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One important thing to do with your kids this Summer holiday

“I’m bored!” Ever heard that one before?

That signal usually sends most of us in the parent/grandparent business into action to ‘solve’ this terrible affliction with ideas for activities which are both fun and challenging.

Or actually just get them out of the house so you don’t have to hear it.

Well, there is good news as it turns out because experts in this field are now saying that boredom is good for young people.

Puzzling as that may sound at first, any parent will recognise there is a very distinct logic to it.

There is no need to be troubled by the science unless you want to (see below) but a spell of boredom, according to the eggheads in this field, leads to an exploration of creativity with the youngsters having to work out how to solve the issue themselves.

First off, this probably means peeling them off whatever electronic device to which they have become attached limpet-like (in my house because someone has, er, accidentally turned off the wi-fi).

Dealing with boredom, they say, is an important life skill in the future and in a world where we are increasingly pressured into keeping up with technology it can also be a bonus.

Some might say that boredom is a luxury of the free mind, others that it should be used as a welcome break in which to reflect and even evolve.

One thing which may not be a bundle of fun you can consider doing, as far as life skills go, is teach them a little about personal finance.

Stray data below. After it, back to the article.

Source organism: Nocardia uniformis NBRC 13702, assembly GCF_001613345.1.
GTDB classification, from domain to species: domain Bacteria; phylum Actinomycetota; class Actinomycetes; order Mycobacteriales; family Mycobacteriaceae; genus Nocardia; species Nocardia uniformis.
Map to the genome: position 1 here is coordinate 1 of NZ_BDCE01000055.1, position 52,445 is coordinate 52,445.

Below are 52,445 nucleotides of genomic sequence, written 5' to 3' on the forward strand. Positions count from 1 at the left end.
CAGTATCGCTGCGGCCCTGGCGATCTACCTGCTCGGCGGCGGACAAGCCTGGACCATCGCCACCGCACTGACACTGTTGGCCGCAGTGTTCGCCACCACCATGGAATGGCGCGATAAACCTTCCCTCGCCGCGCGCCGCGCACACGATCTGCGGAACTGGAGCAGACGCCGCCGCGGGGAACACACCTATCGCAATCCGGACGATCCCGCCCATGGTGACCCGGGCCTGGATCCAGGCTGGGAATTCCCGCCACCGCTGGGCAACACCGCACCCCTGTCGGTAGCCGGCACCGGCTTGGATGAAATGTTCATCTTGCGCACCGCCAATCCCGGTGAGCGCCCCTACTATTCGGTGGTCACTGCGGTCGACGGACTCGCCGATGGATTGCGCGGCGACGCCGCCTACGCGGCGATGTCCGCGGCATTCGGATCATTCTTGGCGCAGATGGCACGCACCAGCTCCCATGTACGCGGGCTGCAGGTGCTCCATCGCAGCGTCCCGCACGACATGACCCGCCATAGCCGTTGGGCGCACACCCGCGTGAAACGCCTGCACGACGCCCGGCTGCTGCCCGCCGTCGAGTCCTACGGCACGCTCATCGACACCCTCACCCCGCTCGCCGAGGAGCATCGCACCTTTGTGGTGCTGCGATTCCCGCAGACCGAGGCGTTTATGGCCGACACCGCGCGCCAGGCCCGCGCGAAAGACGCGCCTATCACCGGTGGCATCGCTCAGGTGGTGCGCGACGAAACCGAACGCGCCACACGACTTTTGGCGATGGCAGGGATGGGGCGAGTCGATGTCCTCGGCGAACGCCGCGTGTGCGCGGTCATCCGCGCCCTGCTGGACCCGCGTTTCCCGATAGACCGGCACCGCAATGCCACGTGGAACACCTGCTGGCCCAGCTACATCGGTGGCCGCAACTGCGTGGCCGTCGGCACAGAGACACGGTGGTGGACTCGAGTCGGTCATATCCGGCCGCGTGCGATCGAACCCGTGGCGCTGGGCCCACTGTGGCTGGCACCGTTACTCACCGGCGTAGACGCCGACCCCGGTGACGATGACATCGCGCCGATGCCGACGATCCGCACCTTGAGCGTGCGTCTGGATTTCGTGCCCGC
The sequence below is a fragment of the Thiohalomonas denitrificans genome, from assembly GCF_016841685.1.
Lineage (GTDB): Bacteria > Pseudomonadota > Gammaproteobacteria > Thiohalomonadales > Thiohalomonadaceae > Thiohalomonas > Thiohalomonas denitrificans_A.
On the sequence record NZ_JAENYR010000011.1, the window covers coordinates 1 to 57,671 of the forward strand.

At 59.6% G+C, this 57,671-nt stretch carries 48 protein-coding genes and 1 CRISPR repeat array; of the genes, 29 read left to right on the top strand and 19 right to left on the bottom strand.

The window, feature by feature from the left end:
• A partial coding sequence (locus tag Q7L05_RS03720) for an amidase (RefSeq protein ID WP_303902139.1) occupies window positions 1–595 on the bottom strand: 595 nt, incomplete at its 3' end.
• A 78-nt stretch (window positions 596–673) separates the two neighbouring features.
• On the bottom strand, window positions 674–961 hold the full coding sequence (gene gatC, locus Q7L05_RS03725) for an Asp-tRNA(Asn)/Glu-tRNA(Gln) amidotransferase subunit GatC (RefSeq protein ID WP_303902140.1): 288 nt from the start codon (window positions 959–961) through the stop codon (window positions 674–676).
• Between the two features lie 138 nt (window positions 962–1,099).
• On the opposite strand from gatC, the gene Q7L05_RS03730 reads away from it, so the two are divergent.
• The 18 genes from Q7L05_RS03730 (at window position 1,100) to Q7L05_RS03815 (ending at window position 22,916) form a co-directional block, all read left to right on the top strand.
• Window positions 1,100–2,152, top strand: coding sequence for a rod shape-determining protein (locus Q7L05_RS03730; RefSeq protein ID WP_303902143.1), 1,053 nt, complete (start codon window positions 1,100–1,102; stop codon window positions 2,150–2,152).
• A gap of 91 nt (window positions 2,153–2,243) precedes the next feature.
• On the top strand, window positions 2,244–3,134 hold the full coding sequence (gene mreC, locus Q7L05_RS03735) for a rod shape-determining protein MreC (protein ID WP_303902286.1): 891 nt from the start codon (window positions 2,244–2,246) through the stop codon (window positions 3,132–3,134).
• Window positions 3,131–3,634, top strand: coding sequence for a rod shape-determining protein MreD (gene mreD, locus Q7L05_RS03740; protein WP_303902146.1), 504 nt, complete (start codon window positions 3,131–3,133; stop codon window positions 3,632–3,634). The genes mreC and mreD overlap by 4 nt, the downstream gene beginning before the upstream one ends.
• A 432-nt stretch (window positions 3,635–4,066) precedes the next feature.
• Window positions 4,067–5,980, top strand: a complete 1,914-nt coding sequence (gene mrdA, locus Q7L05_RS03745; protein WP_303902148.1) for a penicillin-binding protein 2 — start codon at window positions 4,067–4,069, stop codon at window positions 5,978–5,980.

For some time there has been pressure on the powers that be in education to bring money management into the school curriculum. Whatever the results of that it is simply good parenting to teach your kids how to manage their own resources.

One of these great skills and useful lessons for the future is, of course, saving.

And, ahem, given that’s our business, it would be remiss of the Family Building Society not to offer some help in this regard.

We have two stand-out savings products for children. One the Junior ISA is a total must for first off savings for the under 18s. 

It works in exactly the same way as any other ISA – with tax-free growth of your capital up to a limit of £4,128 a year (for the current 2017/18 tax year). It also has a tiered interest rate of up to 2.25 per cent per annum depending on your balance.

The big point of this one is that withdrawals or closure are not allowed until the holder reaches 18 – so a tidy little nest egg awaits the youngster’s majority and stops them splurging on, er, electronic devices.

And for those who want a bit more flexibility there’s our Junior Saver where up to 12 withdrawals can be made in a year without access charge.

So next time they say: “Are we there yet?” you can say: “No, but I have an idea…”.

That should solve the problem.

By Steve McDowell

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Surrey KT17 4NL
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